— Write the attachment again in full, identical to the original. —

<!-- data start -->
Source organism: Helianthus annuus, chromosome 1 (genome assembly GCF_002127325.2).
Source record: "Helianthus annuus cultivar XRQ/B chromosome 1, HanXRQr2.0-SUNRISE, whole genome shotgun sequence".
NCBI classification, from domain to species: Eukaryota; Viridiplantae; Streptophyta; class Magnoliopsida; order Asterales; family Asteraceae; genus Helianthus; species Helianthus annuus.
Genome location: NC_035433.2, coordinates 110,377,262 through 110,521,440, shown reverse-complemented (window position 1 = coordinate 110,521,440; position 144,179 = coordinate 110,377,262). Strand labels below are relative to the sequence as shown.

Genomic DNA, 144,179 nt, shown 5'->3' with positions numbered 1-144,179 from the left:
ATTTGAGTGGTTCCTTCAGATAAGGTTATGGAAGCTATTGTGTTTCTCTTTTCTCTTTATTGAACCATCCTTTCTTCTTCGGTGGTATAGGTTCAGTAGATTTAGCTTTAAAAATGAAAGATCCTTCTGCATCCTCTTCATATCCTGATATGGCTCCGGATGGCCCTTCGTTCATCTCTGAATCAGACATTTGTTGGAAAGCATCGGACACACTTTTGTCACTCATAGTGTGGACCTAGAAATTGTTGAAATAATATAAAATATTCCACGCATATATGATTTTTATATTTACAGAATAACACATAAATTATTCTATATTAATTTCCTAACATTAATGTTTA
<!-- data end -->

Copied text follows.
Source organism: Helianthus annuus, chromosome 1 (genome assembly GCF_002127325.2).
Source record: "Helianthus annuus cultivar XRQ/B chromosome 1, HanXRQr2.0-SUNRISE, whole genome shotgun sequence".
NCBI classification, from domain to species: Eukaryota; Viridiplantae; Streptophyta; class Magnoliopsida; order Asterales; family Asteraceae; genus Helianthus; species Helianthus annuus.
Genome location: NC_035433.2, coordinates 110,377,262 through 110,521,440, shown reverse-complemented (window position 1 = coordinate 110,521,440; position 144,179 = coordinate 110,377,262). Strand labels below are relative to the sequence as shown.

Genomic DNA, 144,179 nt, shown 5'->3' with positions numbered 1-144,179 from the left:
ATTTGAGTGGTTCCTTCAGATAAGGTTATGGAAGCTATTGTGTTTCTCTTTTCTCTTTATTGAACCATCCTTTCTTCTTCGGTGGTATAGGTTCAGTAGATTTAGCTTTAAAAATGAAAGATCCTTCTGCATCCTCTTCATATCCTGATATGGCTCCGGATGGCCCTTCGTTCATCTCTGAATCAGACATTTGTTGGAAAGCATCGGACACACTTTTGTCACTCATAGTGTGGACCTAGAAATTGTTGAAATAATATAAAATATTCCACGCATATATGATTTTTATATTTACAGAATAACACATAAATTATTCTATATTAATTTCCTAACATTAATGTTTA